The battle for Indian children will be won in the classroom, not on the streets or on horses. The students of today are our warriors of tomorrow. — Wilma P. Mankiller.
The great chief of the Cherokee Nation speaks not just to her people, but to the world at large, for we all have a heritage. Our heritage comes from our ancestors, the color of our skin, the part of the world where we were raised, our religion or choice of faith, our nation’s past, etc. and with each generation that heritage evolves.
Each of us needs to live in both worlds like the Cherokee. We must emphasize education. For in an educated world we not only learn to survive and improve the quality of life for ourselves, but also for those around us.
But our education should not be limited to “reading, writing and rithmatic.” We must teach the culture, the ceremony, and the tradition of our heritage much like the Cherokee. When I say our heritage I don’t mean to sugarcoat history, but I think its important not judge the past based on today’s standards. We need to teach about our heritage without any judgment and with understanding. But we must also not worship or turn a blind eye to our past either.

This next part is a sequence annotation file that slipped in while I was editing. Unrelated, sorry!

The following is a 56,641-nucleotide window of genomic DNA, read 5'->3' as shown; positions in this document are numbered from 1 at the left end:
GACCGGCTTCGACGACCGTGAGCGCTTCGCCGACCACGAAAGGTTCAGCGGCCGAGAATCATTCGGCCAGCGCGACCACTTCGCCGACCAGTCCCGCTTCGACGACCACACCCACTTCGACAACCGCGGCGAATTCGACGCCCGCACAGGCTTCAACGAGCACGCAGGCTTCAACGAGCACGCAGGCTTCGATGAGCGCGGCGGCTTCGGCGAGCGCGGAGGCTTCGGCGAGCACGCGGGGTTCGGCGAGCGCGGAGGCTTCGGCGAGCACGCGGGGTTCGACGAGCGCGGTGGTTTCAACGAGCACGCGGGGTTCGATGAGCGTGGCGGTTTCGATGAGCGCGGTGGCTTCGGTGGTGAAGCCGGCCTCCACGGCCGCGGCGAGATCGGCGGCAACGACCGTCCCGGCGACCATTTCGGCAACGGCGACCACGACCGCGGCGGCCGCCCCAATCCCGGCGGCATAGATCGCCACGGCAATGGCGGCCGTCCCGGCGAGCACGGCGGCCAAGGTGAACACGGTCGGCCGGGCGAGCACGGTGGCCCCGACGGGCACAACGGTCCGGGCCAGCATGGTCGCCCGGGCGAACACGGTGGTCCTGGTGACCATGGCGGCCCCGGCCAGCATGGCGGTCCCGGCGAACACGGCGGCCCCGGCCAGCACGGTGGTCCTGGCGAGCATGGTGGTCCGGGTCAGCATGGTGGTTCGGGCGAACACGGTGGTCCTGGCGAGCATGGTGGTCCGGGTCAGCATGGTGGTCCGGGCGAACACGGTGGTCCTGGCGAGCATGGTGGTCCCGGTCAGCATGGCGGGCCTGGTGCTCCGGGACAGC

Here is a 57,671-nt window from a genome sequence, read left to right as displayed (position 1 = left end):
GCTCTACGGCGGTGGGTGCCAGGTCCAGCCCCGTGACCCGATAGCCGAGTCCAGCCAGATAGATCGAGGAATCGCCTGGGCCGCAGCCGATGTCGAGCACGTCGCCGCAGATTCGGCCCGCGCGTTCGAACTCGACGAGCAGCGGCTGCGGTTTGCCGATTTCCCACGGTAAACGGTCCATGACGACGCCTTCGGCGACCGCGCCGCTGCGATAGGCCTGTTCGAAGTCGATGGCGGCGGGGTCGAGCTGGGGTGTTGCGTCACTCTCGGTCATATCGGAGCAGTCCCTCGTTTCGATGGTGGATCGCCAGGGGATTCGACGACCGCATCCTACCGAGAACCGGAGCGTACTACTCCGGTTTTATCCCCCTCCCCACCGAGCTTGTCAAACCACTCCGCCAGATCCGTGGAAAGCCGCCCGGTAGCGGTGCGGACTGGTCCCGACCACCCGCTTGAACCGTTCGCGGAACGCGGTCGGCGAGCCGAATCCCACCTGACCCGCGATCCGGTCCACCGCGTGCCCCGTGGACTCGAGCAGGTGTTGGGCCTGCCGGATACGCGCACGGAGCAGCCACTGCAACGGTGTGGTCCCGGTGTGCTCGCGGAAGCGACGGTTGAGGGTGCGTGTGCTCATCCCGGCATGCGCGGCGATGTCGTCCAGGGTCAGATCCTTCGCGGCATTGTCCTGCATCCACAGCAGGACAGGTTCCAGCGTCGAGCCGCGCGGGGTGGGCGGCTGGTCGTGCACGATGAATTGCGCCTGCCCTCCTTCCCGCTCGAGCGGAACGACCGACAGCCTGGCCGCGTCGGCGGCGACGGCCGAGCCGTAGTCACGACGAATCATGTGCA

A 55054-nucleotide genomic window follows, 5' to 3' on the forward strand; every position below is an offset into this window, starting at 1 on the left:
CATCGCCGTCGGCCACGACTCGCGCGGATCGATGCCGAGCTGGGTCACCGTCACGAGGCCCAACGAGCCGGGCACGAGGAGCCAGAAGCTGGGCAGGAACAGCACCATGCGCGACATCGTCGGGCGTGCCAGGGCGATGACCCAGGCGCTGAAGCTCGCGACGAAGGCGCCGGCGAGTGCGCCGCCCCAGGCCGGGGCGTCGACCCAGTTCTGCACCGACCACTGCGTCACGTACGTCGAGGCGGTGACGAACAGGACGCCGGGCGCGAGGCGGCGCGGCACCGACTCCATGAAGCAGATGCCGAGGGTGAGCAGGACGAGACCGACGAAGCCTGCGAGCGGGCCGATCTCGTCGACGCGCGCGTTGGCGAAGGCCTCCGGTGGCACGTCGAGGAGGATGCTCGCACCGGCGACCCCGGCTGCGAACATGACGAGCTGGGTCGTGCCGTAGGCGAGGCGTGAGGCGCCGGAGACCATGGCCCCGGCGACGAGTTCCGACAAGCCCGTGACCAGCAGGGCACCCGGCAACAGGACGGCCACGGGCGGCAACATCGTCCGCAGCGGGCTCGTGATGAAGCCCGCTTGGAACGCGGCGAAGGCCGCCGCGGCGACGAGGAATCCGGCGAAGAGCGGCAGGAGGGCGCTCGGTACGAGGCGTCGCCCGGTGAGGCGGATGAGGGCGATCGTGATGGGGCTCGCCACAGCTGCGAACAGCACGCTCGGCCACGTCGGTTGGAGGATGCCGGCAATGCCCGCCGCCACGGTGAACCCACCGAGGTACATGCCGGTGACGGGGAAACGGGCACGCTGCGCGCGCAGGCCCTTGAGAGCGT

We must find the right balance between the present and our past — A place where they and we both live in harmony.
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